Thanks to Congress, everyone is born with their own (speaking colloquially) "Lifetime Tax-Free Gift Amount," that amount we can each give away in our lifetime or at death free of federal gift or estate tax. That amount has varied over time, at one time being $650,000 and reaching as high as $3.5 million by 2009. But until this year that amount belonged to you and you alone; it was not transferable. If you died before you used it it was lost forever.
To maximize the utilization of this Lifetime Tax-Free Gift traditional estate planning--at least among those smart enough to do estate planning--was to place a portion of the assets of the spouse who was the first to die into a trust, often for the surviving spouse and kids, to absorb the Lifetime Tax-Free Gift. In this way, this amount would be shielded from federal estate tax in the first spouse's estate as well as the second spouse's estate. The rest would go to a trust (or outright) for the surviving spouse, thereby using the "Marital Deduction" to shield this portion from estate tax in the estate of the first decedent as well.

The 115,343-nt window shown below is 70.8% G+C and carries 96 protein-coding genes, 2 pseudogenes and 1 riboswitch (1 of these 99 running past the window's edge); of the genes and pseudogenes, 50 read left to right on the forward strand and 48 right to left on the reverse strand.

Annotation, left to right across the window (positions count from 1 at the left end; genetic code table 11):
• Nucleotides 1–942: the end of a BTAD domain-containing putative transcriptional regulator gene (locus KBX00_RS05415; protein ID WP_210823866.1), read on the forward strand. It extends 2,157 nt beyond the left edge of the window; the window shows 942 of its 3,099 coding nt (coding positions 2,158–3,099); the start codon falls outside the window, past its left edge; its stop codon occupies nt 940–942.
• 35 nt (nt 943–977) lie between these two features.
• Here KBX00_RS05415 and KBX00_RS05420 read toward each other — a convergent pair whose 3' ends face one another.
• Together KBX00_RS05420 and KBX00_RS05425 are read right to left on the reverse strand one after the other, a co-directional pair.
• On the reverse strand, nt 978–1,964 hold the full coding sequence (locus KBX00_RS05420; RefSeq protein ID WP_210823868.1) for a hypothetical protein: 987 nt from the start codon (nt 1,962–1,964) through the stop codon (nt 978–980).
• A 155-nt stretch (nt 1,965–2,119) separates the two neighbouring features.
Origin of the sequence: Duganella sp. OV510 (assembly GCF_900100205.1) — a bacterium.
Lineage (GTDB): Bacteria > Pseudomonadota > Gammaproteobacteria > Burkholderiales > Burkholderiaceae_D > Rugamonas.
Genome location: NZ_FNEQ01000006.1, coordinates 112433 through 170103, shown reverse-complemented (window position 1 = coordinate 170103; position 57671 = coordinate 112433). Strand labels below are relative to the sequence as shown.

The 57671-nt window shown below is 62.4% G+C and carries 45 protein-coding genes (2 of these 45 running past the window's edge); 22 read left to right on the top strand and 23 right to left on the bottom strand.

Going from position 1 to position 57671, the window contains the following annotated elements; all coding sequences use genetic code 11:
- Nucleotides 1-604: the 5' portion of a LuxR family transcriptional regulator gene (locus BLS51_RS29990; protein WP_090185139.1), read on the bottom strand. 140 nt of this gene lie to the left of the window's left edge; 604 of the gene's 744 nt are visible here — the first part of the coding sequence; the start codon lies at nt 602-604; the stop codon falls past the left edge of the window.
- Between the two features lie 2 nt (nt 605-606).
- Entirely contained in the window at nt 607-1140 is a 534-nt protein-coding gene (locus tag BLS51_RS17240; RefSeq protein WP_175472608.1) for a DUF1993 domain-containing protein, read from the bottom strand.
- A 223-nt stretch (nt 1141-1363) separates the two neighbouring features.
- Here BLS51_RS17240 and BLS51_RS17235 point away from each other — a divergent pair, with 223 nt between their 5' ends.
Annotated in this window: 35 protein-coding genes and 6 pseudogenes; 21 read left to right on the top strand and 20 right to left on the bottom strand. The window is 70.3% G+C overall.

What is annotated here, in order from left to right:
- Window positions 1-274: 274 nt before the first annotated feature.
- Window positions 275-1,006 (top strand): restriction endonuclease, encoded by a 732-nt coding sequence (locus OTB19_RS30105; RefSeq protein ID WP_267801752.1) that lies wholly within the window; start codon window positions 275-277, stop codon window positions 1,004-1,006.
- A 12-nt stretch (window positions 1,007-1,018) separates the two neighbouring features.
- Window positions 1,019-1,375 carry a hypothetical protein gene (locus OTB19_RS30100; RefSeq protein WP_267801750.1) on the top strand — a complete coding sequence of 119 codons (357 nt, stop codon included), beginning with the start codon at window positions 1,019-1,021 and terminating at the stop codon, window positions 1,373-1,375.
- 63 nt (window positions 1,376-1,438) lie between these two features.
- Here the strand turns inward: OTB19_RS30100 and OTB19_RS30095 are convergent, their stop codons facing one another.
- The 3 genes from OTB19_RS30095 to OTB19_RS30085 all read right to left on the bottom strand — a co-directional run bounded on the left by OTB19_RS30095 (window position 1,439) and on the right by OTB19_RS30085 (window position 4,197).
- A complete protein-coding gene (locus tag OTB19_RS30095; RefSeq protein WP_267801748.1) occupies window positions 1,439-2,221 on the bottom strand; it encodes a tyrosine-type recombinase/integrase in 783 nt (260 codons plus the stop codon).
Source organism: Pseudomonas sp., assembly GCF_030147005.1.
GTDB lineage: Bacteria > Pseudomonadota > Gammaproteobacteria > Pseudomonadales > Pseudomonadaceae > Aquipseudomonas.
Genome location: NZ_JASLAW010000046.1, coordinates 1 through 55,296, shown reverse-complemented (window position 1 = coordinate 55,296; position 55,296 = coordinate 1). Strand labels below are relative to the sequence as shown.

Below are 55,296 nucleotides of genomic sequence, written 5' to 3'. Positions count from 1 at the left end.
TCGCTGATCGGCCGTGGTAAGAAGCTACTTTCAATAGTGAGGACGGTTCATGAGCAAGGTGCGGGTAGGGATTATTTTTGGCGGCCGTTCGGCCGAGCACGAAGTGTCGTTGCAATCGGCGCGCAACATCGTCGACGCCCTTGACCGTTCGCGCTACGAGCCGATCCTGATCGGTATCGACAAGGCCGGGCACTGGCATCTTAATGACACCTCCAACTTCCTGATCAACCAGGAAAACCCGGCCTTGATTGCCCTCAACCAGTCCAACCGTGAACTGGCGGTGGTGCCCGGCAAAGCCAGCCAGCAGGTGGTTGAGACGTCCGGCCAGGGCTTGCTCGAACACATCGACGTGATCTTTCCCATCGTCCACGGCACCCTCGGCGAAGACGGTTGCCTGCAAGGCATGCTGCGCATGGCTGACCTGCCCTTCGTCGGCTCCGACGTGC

For 2011 and 2012 (but not beyond, barring further changes to the law) two of the major changes to the federal gift and estate tax regime include an increase in this Lifetime Tax-Free Gift to $5 million and a limited ability to transfer this Lifetime Tax-Free Gift to the surviving spouse if the decedent does not use it during life--what has been known as Portability, or more technically the Deceased Spousal Unused Exclusion Amount ("DSUEA"). So a surviving widow can conceivably give away to anyone (or among any number of anyones) during life or at death up to $10 million (her own $5 million Lifetime Tax-Free Gift plus her deceased husband's unused $5 million Lifetime Tax-Free Gift, i.e. his DSUEA) without federal gift or estate tax. In other words, it is no longer "use it of lose it" for the first spouse to die, at least with some limitations and qualifications. Of course failure to observe these limitations and qualifications can squader this wonderful opportunity.
In subsequent blogs I will tell you about how to qualify for the DSUEA, how to best utilize this DSUEA, and risks as the law unfolds. Stay tuned.